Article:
While secondary loop systems have many clear advantages over conventional refrigeration systems, the commercial use of secondary loop systems has been limited by the unavailability of suitable secondary refrigerants. For a secondary loop system to function most efficiently, the heat transfer media within the secondary loop must be cooled to a low temperature, typically at least -15° C., and more preferably lower than about -25° C. While refrigeration systems are known that cool to temperatures of -30° to -40° C., such systems typically require the use of high pressure refrigerants to achieve these temperatures. The disadvantages of high pressure systems have already been noted.
Unfortunately, absent a high positive pressure, most refrigerants that perform suitably at normal temperatures no longer perform well at the low temperatures required by secondary loop systems. See, e.g., E. Granryd, A. Melinder, "Secondary Refrigerants for Indirect Refrigeration and Heat Pump Systems", ScanRef 14-20 (April 1994), which considers a variety of secondary refrigerants, but concludes that it is difficult to nominate good candidates for low temperature applications. At low temperatures, the viscosities of many refrigerants increase to the point where a large amount of energy is required to circulate the refrigerant through the secondary cooling loop. Propylene glycol exhibits this phenomenon. Other refrigerants, such as silicone oils and hydrocarbon based fluids, have a poor heat transfer capacity at low temperatures. As a result, systems utilizing these refrigerants suffer a marked decrease in energy efficiency at lower temperatures. Often, the drop off in performance of refrigerants at lower temperatures is precipitous. Thus, the efficiency with which Tyfoxit® 1.15 transfers heat decreases by more than 15% between -10° C. and -15° C. When one considers that many conventional refrigerants undergo phase changes at temperatures above about -20° C., the choices of heat transfer media for secondary loop systems are few indeed.
There thus remains a need in the art for a heat transfer medium that is suitable for low temperature applications, and for secondary loop refrigeration systems in particular, and which is nontoxic, nonflammable, environmentally friendly, and does not require the use of a high positive pressure. These and other needs are answered by the present invention, as hereinafter disclosed.
The present invention provides a method and apparatus for using certain hydrofluoroethers (HFEs) as low temperature heat transfer media in secondary loop refrigeration systems. Surprisingly, these materials exhibit a low, somewhat linear Temperature Difference Factor over the temperature range of -15° C. to -65° C., making them ideal for use as low temperature heat transfer media. The HFEs of the present invention are nonflammable, nontoxic, environmentally benign, and have a high heat transfer capacity and low viscosity over the required operating temperatures. Furthermore, since these materials have high boiling points and low freezing points, they are not prone to phase changes over the required operating temperatures, and do not require pressurized systems.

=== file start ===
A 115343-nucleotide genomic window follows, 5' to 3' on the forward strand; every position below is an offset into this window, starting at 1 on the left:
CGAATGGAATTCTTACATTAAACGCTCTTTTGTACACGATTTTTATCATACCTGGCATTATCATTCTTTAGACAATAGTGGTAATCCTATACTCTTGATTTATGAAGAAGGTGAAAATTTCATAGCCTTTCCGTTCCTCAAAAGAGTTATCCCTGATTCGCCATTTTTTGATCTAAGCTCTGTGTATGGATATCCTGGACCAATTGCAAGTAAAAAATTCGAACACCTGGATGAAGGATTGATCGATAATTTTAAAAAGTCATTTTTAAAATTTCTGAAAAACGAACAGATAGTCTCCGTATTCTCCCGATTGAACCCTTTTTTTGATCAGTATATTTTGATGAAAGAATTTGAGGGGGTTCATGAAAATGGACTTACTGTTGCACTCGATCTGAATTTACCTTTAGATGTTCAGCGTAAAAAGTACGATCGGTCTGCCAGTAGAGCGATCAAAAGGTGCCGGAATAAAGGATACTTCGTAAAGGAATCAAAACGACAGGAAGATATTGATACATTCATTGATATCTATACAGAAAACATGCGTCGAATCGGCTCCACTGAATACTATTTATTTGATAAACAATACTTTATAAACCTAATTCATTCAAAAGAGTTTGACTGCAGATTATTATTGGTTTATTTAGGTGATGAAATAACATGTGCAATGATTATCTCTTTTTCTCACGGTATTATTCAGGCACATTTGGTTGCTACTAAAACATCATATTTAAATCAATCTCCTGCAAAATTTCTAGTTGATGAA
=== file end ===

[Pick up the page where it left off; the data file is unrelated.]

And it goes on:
FIG. 1 is a schematic drawing of a secondary loop refrigeration system suitable for installation in a supermarket;
FIGS. 2 and 2a are graphs depicting the pressure drop factor as a function of temperature for some embodiments of the present invention as well as several prior art heat transfer fluids;
FIGS. 3 and 3a are graphs depicting the heat transfer factor as a function of temperature for some embodiments of the present invention as well as several prior art heat transfer fluids;
FIGS. 4 and 4a are graphs depicting the temperature difference factor as a function of temperature for some embodiments of the present invention as well as several prior art heat transfer fluids; and
FIGS. 5-7 are graphs depicting the theoretical specific pump power requirements of several conventional secondary cooling fluids compared with C4 F9 OCH3, C3 F7 OCH3 and C4 F9 OC2 H5 respectively.
As used herein, the term "secondary loop refrigeration system" refers to a system in which a heat transfer medium is used to transport energy from a heat source to a primary refrigeration system.
The term "secondary loop" refers to the path over which the heat transfer medium travels while it is being cycled between the heat source and the primary refrigeration system.
The term "secondary refrigerant" refers to the heat transfer medium in the secondary loop.
The term "primary refrigeration system" refers to that portion of a secondary loop refrigeration system where heat is transferred to the external environment by way of a compressor.
The term "primary refrigerant" refers to the heat transfer medium used in the primary refrigeration system.
FIG. 1 illustrates the configuration of a typical secondary loop refrigeration system 10 suitable for installation in a grocery store. The goods to be refrigerated are arranged in a series of display cases 12 located throughout the store. Each display case is fitted with one or more refrigeration coils that are in open communication with a network of liquid feedlines 14 which convey the secondary refrigerant from the primary refrigeration system 16 to the display cases.